There are numerous benefits to using Visual Schedules (VS) with individuals with Autism and there is also significant research supporting their use for individuals on the Autism Spectrum (AS). A Visual Schedule can be the key to increasing independence and managing anxiety for students with Autism. This can make a huge difference to the child and in turn diminish meltdowns, anxious behaviour and foster positive growth.
Individuals with Autism have problems coping with unstructured time and also have difficulty understanding and then following verbal instruction, therefore a VS can provide both structure and visual cues that they can follow (Van Bourgondien et al., 2003).
Advantages to Using a Visual Schedule
The advantages to using a VS with individuals on the AS include (Mesibov et al., 2005):
- Utilizing the individual’s visual strengths, therefore providing a receptive communication system to increase understanding;
- Helping the individual to learn new things, accept new challenges and broaden their interests;
- Providing tools that allow the individual to use skills in a variety of settings;
- Increasing the individual’s flexibility and ability to orient within the world;
- Assisting the individual to remain calm and reduce inappropriate behaviours; and
- Developing independence and resulting self-esteem.
Creating a Visual Timetable Using the iPad
Visual timetable (Click here to be taken to an example of a Visual Schedule created on the iPad).
To create this VS I used Keynote and Keynote’s animation capabilities to add and take away from the schedule. This also means the schedule can be moveable and interactive. You can make these as simple or complicated as you like.
The great thing about Keynote is that you can design your Visual Schedule to suit your students.
You can also use Pages to create Visual Schedules and you can also make this creation interactive and dynamic, using Pages tools.
There are many other apps that you can use to create Visual Schedules.
I like Popplet or Grafio.
These are actually Mindmapping apps, but can easily be utilized for VS. See the Popplet example below:
I like Grafio as well as it has a lot more elements than most Mindmapping apps. One aspect that I really like is that each element in your Mindmap has audio capabilities, making this an extremely powerful app for students on the Spectrum. So if we look at the example below, each of my pictures can have audio attached, providing students with audio visual support. This can be really beneficial for student in Secondary School. We often forget that older students need visual supports as well.
Here is another alternative. Each element can have a voice over, so the child knows what you expect from them.
This app is designed specifically for making VS. While I like the ease of use, I prefer to have the versatility to create my own designs and schedules using Apps listed above.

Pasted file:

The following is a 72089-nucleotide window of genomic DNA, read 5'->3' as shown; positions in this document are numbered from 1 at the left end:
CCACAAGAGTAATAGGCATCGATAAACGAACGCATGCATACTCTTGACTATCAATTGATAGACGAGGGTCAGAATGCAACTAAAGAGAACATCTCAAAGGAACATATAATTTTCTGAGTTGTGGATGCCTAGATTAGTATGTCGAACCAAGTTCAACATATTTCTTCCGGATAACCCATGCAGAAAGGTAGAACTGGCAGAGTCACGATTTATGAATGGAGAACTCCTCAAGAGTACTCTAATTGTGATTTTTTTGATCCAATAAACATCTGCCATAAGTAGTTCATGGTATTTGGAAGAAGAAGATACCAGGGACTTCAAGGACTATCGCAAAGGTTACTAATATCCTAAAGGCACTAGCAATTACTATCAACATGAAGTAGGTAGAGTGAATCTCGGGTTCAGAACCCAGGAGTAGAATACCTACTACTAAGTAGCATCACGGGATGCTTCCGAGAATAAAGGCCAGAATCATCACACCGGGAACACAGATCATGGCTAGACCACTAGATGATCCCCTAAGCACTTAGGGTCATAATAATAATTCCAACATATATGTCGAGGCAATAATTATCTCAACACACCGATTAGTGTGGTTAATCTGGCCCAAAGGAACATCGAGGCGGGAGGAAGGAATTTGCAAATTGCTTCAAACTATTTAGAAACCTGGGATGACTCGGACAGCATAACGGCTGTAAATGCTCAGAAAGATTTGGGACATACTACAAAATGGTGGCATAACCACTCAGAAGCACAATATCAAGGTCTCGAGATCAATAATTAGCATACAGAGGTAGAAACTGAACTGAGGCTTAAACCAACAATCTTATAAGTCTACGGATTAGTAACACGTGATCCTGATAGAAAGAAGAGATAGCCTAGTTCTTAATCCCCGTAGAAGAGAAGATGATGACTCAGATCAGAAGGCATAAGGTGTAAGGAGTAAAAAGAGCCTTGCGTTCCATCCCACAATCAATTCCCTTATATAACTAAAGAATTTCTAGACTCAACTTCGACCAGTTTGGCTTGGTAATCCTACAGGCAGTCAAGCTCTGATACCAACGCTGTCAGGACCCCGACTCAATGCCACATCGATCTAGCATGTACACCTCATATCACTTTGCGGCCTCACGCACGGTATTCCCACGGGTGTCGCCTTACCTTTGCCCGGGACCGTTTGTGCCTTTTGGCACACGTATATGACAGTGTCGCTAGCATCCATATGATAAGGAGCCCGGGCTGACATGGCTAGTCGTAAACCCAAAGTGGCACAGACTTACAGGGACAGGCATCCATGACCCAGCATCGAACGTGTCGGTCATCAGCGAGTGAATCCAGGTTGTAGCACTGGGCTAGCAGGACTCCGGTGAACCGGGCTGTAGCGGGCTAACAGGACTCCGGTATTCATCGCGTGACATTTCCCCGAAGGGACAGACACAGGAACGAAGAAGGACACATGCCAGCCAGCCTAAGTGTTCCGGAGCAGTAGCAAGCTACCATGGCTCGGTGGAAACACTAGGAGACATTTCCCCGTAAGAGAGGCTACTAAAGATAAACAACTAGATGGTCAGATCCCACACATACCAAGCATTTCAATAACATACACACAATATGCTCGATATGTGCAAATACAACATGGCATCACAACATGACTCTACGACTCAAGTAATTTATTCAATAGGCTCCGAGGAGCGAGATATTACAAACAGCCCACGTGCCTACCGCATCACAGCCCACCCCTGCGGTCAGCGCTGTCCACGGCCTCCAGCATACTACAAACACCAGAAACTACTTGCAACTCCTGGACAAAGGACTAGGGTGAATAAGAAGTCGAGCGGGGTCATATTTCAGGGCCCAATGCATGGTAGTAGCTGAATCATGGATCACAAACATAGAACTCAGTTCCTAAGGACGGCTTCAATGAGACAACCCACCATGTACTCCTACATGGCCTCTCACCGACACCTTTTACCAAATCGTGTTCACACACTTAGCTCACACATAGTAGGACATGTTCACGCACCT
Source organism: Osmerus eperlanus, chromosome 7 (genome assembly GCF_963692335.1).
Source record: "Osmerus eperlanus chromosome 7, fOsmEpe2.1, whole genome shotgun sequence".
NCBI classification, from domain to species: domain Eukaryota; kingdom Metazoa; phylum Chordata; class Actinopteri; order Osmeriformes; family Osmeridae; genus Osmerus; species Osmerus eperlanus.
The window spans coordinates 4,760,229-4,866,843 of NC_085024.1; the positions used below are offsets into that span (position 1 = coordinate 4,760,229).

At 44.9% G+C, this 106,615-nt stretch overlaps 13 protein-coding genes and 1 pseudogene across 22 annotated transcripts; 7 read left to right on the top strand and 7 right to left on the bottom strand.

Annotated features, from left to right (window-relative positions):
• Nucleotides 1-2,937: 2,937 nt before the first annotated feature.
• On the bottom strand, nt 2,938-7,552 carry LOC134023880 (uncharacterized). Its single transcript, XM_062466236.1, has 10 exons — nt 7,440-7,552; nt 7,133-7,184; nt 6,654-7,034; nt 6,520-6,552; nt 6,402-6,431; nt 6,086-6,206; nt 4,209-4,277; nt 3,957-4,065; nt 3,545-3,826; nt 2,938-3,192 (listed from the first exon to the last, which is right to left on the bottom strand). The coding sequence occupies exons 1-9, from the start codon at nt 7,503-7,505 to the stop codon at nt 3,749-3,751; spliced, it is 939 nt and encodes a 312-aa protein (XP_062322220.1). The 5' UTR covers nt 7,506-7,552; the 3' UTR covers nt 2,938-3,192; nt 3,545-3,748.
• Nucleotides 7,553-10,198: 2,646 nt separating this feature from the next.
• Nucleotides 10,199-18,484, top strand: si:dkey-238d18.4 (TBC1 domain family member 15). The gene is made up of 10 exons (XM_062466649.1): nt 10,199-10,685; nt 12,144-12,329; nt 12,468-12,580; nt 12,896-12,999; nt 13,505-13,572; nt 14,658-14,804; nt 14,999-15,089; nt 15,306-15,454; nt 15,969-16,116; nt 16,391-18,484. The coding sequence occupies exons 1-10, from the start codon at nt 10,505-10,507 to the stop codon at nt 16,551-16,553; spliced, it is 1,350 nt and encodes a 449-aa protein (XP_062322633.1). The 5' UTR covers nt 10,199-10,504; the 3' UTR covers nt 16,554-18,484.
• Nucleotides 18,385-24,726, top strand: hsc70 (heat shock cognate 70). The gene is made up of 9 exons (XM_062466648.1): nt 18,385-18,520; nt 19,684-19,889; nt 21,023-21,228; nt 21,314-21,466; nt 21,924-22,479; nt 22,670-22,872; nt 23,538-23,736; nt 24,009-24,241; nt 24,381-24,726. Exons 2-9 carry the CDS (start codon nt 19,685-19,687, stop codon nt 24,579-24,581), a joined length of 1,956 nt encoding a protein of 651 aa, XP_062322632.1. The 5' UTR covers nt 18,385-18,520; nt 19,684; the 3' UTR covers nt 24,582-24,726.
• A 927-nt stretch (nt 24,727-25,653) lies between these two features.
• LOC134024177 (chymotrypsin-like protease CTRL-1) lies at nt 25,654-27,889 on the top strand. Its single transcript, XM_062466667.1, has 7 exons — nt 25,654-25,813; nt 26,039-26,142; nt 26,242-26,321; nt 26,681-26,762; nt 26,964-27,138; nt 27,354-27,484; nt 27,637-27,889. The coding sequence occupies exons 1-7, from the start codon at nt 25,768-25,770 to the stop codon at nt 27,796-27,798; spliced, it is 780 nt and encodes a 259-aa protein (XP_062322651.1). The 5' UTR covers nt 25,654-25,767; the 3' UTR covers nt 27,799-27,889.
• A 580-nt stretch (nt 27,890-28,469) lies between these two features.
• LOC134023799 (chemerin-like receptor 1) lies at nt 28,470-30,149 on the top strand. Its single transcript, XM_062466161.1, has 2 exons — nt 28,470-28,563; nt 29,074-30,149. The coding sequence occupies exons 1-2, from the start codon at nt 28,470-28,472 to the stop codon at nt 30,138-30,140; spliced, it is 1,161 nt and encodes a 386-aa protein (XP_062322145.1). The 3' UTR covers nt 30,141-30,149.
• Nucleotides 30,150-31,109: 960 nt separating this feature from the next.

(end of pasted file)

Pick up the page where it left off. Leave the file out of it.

Overall, I believe the iPad is a unique device in that you can use the technology to easily and quickly create audio, visual, interactive and dynamic Visual Schedules.
Designing your Visual Schedule
- What do you want your VS to do (What behaviour do you want to address?)
- How should your VS look? What icons will you use? (Consider what form of information would consistently be most meaningful to the student).
- How long is your schedule and how will it be presented? (Some of your students may be more successful with one piece of information at a time, while others may be able to cope with a short sequence of activities or up to a full day. Some students can cope with a VS displayed at the front of the classroom, some will need the VS to sit at their desk).
- Can your schedule be continually manipulated? (Using the iPad means that you can easily interchange your icons on a daily basis, or you can duplicate for other students).
- Are the icons/pictures age appropriate?
- Do you need audio as a prompt for the visual icon?
- Introduce the schedule to your students so that they know what you expect of them.
- Regularly update.
Davies, C. (2008). Using visual schedules: A guide for parents. The Reporter, 14(1), 18-22.
Massey, G. & Wheeler, J. (2000). Acquisition and generalization of activity schedules and their effects on task engagement in a young child with autism in an inclusive preschool classroom. Education and Training in Mental Retardation and Developmental Disabilities, 35, 326-335.
Mesibov, G., Browder, D., & Kirkland, C. (2002). Using individualized schedules as a component of positive behavior support for students with developmental disabilities. Journal of Positive Behavior Interventions, 25, 58-72.
Van Bourgondien, M., Reichle, N. & Schopler, E. (2003). Effects of a model treatment approach on adults with autism. Journal of Autism and Developmental Disorders, 33, 131-140.
by Karen Barley (GradDipEd, Posgrad DipEd, Med (SpEd) )
Karen is an Australian teacher with over 20 years’ experience in both mainstream and special education. Her interest in Autism and how to provide better educational opportunities for her students led her to iPads. Karen conducts professional development for teachers in Australia and the USA, works as an Autism Consultant and conducts a number of online courses on iPads in Education, Autism Awareness, and 21st Century Education. She can be contacted through her website: www.projectautismaustralia.com
Check out Karen’s workshops on the TTA website
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